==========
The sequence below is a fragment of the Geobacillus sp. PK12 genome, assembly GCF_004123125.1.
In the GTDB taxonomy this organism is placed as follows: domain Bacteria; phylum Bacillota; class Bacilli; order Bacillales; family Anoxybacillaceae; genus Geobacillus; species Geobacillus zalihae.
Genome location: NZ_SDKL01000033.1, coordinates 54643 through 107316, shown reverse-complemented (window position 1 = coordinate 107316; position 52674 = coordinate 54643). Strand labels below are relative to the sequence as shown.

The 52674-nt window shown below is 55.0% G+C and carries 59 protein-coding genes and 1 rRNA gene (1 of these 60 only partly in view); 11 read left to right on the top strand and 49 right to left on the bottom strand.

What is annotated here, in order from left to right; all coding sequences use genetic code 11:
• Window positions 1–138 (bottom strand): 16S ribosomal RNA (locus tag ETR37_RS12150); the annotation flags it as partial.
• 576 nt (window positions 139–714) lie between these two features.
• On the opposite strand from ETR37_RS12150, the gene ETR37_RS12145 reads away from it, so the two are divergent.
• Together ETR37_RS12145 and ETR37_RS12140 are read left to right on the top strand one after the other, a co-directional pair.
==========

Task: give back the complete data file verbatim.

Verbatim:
The sequence below is a fragment of the Geobacillus sp. PK12 genome, assembly GCF_004123125.1.
In the GTDB taxonomy this organism is placed as follows: domain Bacteria; phylum Bacillota; class Bacilli; order Bacillales; family Anoxybacillaceae; genus Geobacillus; species Geobacillus zalihae.
Genome location: NZ_SDKL01000033.1, coordinates 54643 through 107316, shown reverse-complemented (window position 1 = coordinate 107316; position 52674 = coordinate 54643). Strand labels below are relative to the sequence as shown.

The 52674-nt window shown below is 55.0% G+C and carries 59 protein-coding genes and 1 rRNA gene (1 of these 60 only partly in view); 11 read left to right on the top strand and 49 right to left on the bottom strand.

What is annotated here, in order from left to right; all coding sequences use genetic code 11:
• Window positions 1–138 (bottom strand): 16S ribosomal RNA (locus tag ETR37_RS12150); the annotation flags it as partial.
• 576 nt (window positions 139–714) lie between these two features.
• On the opposite strand from ETR37_RS12150, the gene ETR37_RS12145 reads away from it, so the two are divergent.
• Together ETR37_RS12145 and ETR37_RS12140 are read left to right on the top strand one after the other, a co-directional pair.